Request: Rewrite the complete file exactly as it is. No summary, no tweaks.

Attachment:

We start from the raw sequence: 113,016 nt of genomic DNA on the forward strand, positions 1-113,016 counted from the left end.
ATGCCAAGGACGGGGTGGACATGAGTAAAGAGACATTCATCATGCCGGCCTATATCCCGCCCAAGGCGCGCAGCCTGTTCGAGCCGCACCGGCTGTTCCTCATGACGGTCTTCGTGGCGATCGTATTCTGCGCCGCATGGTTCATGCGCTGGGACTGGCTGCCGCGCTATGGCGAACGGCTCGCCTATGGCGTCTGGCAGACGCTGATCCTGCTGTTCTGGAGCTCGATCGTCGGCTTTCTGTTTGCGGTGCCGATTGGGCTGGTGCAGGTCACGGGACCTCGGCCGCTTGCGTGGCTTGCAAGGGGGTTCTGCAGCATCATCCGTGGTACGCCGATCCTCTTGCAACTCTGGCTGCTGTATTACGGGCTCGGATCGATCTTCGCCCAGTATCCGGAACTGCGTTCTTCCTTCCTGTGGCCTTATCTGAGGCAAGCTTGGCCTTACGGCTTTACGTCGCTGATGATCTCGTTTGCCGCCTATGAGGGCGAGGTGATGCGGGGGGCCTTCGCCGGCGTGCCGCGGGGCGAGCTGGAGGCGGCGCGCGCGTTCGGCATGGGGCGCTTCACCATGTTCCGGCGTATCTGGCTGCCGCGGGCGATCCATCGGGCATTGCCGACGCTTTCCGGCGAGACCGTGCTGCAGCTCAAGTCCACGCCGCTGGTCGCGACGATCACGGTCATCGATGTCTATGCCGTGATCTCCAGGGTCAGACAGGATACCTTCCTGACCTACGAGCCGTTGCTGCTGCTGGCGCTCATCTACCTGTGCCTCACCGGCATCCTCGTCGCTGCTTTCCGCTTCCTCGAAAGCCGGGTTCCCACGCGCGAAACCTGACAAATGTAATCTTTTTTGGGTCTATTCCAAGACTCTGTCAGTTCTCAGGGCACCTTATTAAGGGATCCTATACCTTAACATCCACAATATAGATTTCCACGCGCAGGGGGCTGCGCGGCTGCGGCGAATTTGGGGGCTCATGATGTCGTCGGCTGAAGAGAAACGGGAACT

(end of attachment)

We start from the raw sequence: 113,016 nt of genomic DNA on the forward strand, positions 1-113,016 counted from the left end.
ATGCCAAGGACGGGGTGGACATGAGTAAAGAGACATTCATCATGCCGGCCTATATCCCGCCCAAGGCGCGCAGCCTGTTCGAGCCGCACCGGCTGTTCCTCATGACGGTCTTCGTGGCGATCGTATTCTGCGCCGCATGGTTCATGCGCTGGGACTGGCTGCCGCGCTATGGCGAACGGCTCGCCTATGGCGTCTGGCAGACGCTGATCCTGCTGTTCTGGAGCTCGATCGTCGGCTTTCTGTTTGCGGTGCCGATTGGGCTGGTGCAGGTCACGGGACCTCGGCCGCTTGCGTGGCTTGCAAGGGGGTTCTGCAGCATCATCCGTGGTACGCCGATCCTCTTGCAACTCTGGCTGCTGTATTACGGGCTCGGATCGATCTTCGCCCAGTATCCGGAACTGCGTTCTTCCTTCCTGTGGCCTTATCTGAGGCAAGCTTGGCCTTACGGCTTTACGTCGCTGATGATCTCGTTTGCCGCCTATGAGGGCGAGGTGATGCGGGGGGCCTTCGCCGGCGTGCCGCGGGGCGAGCTGGAGGCGGCGCGCGCGTTCGGCATGGGGCGCTTCACCATGTTCCGGCGTATCTGGCTGCCGCGGGCGATCCATCGGGCATTGCCGACGCTTTCCGGCGAGACCGTGCTGCAGCTCAAGTCCACGCCGCTGGTCGCGACGATCACGGTCATCGATGTCTATGCCGTGATCTCCAGGGTCAGACAGGATACCTTCCTGACCTACGAGCCGTTGCTGCTGCTGGCGCTCATCTACCTGTGCCTCACCGGCATCCTCGTCGCTGCTTTCCGCTTCCTCGAAAGCCGGGTTCCCACGCGCGAAACCTGACAAATGTAATCTTTTTTGGGTCTATTCCAAGACTCTGTCAGTTCTCAGGGCACCTTATTAAGGGATCCTATACCTTAACATCCACAATATAGATTTCCACGCGCAGGGGGCTGCGCGGCTGCGGCGAATTTGGGGGCTCATGATGTCGTCGGCTGAAGAGAAACGGGAACT